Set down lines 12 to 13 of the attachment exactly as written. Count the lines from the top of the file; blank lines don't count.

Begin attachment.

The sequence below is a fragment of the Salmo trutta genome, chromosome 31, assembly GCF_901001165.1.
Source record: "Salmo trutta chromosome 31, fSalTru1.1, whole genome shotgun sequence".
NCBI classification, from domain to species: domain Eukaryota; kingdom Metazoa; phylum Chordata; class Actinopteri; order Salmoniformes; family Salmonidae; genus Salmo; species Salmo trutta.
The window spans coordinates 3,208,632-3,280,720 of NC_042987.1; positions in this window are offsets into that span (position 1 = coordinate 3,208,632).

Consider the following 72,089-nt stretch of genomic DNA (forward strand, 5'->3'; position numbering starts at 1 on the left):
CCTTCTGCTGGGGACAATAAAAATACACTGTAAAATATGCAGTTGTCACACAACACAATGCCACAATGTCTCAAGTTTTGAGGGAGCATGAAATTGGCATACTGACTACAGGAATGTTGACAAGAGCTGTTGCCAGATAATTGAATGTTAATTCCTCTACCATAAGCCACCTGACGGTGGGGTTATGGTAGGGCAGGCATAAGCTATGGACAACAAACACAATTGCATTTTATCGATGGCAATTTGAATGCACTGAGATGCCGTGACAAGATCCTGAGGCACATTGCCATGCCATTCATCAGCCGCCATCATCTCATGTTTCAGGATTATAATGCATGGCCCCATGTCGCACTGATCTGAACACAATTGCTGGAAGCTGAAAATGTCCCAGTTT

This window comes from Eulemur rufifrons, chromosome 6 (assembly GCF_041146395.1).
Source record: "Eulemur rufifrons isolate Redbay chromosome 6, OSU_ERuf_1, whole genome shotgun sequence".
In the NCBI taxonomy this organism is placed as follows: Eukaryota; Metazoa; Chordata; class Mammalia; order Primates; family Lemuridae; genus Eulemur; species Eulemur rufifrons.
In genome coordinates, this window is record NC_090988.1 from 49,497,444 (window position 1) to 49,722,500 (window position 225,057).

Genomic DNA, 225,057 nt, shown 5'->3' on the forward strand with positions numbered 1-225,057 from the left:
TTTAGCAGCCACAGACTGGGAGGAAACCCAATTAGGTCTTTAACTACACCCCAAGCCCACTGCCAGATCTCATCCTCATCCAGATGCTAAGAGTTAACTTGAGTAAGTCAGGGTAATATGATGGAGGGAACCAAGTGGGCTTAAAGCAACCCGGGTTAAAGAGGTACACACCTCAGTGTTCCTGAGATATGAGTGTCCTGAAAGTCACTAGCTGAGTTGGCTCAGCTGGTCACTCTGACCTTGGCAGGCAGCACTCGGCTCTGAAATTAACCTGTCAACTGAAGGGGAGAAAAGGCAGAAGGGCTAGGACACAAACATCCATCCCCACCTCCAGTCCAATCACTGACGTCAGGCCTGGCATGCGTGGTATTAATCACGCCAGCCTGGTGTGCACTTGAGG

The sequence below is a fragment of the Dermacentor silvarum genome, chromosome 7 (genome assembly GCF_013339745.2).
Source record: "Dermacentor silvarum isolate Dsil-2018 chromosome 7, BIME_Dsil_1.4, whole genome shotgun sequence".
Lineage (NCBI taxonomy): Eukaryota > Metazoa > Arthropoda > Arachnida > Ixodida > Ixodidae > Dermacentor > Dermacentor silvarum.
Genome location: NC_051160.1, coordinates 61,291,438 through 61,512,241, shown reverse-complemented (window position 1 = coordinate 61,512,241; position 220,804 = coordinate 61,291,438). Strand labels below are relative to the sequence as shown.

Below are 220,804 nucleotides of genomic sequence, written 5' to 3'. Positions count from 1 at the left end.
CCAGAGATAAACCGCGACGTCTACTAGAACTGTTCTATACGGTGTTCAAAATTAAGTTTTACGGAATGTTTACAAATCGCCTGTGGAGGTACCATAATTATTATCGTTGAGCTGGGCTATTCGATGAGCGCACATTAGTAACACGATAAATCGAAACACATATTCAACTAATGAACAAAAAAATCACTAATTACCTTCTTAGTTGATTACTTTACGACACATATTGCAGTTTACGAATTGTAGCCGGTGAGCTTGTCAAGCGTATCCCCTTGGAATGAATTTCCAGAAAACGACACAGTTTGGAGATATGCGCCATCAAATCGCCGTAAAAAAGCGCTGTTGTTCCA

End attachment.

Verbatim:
TTTAGCAGCCACAGACTGGGAGGAAACCCAATTAGGTCTTTAACTACACCCCAAGCCCACTGCCAGATCTCATCCTCATCCAGATGCTAAGAGTTAACTTGAGTAAGTCAGGGTAATATGATGGAGGGAACCAAGTGGGCTTAAAGCAACCCGGGTTAAAGAGGTACACACCTCAGTGTTCCTGAGATATGAGTGTCCTGAAAGTCACTAGCTGAGTTGGCTCAGCTGGTCACTCTGACCTTGGCAGGCAGCACTCGGCTCTGAAATTAACCTGTCAACTGAAGGGGAGAAAAGGCAGAAGGGCTAGGACACAAACATCCATCCCCACCTCCAGTCCAATCACTGACGTCAGGCCTGGCATGCGTGGTATTAATCACGCCAGCCTGGTGTGCACTTGAGG

The sequence below is a fragment of the Dermacentor silvarum genome, chromosome 7 (genome assembly GCF_013339745.2).